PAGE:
Very well-made bone china souvenir plate as sold in the gift shops of Cunard’s Queen Mary and Queen Elizabeth.  As you would expect, this was produced by Staffordshire.  This not-often-seen plate shows the images of both ships.  Near-mint condition and measuring about 7” in diameter.

A superb example of pre-war Cunard White Star cabinetry.  This dresser from second-class is made of solid mahogany.  This is how high-quality furniture was made 80 years ago — built to last!  However, the costs were simply too high post war to continue on with such largess,  and Caronia and… read more ›

A souvenir “Rolstar” lighter from RMS Queen Mary’s on-board gift shop.  I love the huge amount of tobacco related items produced for the great liners.  This small table lighter is a great example.  Great condition.

The French Line went for commemorative bronze medallions in a big way.  More than five were produced for Normandie alone.  Cunard?  Not so much.  They could not resist doing a medal for the Queen Mary, however.  And what a medal too.  This fine bronze medal was designed by Gilbert Bayes… read more ›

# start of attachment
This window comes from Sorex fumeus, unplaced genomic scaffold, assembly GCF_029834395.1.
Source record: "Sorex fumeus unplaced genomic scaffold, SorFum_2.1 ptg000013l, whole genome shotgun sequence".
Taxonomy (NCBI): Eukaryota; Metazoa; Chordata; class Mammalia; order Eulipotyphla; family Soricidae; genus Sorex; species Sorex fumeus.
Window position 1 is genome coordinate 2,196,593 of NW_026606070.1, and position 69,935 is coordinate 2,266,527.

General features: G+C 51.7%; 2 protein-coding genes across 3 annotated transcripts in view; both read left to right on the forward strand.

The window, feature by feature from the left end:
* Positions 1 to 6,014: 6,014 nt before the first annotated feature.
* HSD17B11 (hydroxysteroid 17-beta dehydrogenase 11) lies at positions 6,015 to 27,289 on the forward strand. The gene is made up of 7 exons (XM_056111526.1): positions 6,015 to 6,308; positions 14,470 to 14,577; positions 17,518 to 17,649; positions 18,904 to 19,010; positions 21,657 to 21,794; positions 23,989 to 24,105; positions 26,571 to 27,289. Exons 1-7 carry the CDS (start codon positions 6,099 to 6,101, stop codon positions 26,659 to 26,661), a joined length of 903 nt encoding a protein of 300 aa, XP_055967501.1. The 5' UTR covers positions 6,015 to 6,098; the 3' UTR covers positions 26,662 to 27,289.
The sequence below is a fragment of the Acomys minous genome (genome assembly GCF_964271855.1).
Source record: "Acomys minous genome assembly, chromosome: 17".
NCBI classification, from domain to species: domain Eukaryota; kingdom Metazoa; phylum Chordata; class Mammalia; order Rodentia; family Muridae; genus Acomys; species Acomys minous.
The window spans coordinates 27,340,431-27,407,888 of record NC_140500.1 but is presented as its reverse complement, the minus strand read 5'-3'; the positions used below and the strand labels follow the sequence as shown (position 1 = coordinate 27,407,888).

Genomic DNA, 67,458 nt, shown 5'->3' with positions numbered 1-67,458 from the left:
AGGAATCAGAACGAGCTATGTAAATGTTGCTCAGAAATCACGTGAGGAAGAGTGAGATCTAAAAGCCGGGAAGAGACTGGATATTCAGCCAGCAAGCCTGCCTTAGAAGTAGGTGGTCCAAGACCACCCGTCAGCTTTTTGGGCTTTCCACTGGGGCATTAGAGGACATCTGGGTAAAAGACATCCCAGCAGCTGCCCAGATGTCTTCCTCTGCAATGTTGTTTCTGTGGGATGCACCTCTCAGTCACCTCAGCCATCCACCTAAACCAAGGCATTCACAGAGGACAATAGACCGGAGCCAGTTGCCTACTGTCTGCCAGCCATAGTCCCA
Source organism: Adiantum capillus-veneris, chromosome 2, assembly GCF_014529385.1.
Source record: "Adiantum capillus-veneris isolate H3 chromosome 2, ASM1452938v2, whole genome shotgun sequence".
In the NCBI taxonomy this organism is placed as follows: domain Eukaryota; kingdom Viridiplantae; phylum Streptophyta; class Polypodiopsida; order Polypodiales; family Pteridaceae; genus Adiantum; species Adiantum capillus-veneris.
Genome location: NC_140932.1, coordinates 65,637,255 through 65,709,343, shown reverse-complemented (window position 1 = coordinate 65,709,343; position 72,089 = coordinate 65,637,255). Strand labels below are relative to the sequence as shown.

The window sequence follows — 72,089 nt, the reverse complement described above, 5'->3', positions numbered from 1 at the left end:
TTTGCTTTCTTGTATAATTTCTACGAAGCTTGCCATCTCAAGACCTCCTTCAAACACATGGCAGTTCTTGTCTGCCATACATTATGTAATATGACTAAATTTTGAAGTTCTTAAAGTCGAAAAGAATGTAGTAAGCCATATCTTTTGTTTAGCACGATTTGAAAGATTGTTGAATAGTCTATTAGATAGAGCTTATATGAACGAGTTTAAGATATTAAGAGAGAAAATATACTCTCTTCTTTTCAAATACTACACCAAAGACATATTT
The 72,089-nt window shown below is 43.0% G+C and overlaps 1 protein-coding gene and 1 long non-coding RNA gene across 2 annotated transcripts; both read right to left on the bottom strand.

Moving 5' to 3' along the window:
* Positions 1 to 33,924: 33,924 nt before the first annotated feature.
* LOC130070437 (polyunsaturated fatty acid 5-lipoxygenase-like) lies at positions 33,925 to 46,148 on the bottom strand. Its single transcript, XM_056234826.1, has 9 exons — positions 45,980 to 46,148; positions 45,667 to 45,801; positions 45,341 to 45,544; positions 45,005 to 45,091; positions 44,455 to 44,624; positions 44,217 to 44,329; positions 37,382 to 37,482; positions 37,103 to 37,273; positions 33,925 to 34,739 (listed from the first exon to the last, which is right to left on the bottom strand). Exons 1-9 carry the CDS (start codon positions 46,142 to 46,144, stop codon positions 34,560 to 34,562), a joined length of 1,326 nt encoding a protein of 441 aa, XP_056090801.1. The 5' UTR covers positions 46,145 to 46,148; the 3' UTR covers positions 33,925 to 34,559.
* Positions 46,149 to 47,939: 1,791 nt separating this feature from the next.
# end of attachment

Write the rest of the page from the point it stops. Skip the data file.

One of the most collectible items ever made for the Queen Mary.  A Chad Valley take-to-pieces model.  As you can see from the photo, each deck pivots revealing a detailed color-coded deck plan, handily numbered for use with its corresponding key chart, which is included along with the original box. … read more ›

Passenger list with fantastic embossed covers of the Queen Mary.  Tourist (second) class from September 15, 1937.  Filled with the typical on-board information you would need to know.  Also full sailing schedules included.  Great condition with one small repaired tear on cover.

Return maiden voyage passenger list for the world’s most popular ship.  Dated June 5, 1936, this is a first-class list for her voyage from New York to Southampton.  The liner was filled with a veritable Who’s Who in Cunard history, including Sir Percy Bates, John Austin, Stewart Bale, Alfred Booth,… read more ›